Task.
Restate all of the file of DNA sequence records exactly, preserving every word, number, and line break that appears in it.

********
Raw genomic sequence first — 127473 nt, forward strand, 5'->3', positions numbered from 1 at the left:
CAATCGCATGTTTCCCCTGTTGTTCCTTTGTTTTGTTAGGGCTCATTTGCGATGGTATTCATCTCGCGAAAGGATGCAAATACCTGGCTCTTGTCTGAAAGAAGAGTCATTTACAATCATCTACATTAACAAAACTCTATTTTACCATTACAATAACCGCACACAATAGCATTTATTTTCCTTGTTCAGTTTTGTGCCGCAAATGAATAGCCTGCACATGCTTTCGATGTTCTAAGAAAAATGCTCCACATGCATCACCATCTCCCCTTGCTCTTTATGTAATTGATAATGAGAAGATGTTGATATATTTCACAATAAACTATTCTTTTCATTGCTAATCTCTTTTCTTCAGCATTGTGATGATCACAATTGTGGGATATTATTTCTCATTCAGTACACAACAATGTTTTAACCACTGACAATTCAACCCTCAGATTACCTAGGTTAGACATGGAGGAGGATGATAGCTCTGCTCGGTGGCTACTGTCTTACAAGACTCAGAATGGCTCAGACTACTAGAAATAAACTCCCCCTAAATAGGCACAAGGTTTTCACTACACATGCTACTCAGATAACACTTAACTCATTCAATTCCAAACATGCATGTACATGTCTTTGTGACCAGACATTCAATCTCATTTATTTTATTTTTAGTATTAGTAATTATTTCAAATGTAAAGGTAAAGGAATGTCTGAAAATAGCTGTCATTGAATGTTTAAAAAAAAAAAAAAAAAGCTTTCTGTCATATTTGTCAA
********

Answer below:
Raw genomic sequence first — 127473 nt, forward strand, 5'->3', positions numbered from 1 at the left:
CAATCGCATGTTTCCCCTGTTGTTCCTTTGTTTTGTTAGGGCTCATTTGCGATGGTATTCATCTCGCGAAAGGATGCAAATACCTGGCTCTTGTCTGAAAGAAGAGTCATTTACAATCATCTACATTAACAAAACTCTATTTTACCATTACAATAACCGCACACAATAGCATTTATTTTCCTTGTTCAGTTTTGTGCCGCAAATGAATAGCCTGCACATGCTTTCGATGTTCTAAGAAAAATGCTCCACATGCATCACCATCTCCCCTTGCTCTTTATGTAATTGATAATGAGAAGATGTTGATATATTTCACAATAAACTATTCTTTTCATTGCTAATCTCTTTTCTTCAGCATTGTGATGATCACAATTGTGGGATATTATTTCTCATTCAGTACACAACAATGTTTTAACCACTGACAATTCAACCCTCAGATTACCTAGGTTAGACATGGAGGAGGATGATAGCTCTGCTCGGTGGCTACTGTCTTACAAGACTCAGAATGGCTCAGACTACTAGAAATAAACTCCCCCTAAATAGGCACAAGGTTTTCACTACACATGCTACTCAGATAACACTTAACTCATTCAATTCCAAACATGCATGTACATGTCTTTGTGACCAGACATTCAATCTCATTTATTTTATTTTTAGTATTAGTAATTATTTCAAATGTAAAGGTAAAGGAATGTCTGAAAATAGCTGTCATTGAATGTTTAAAAAAAAAAAAAAAAAGCTTTCTGTCATATTTGTCAA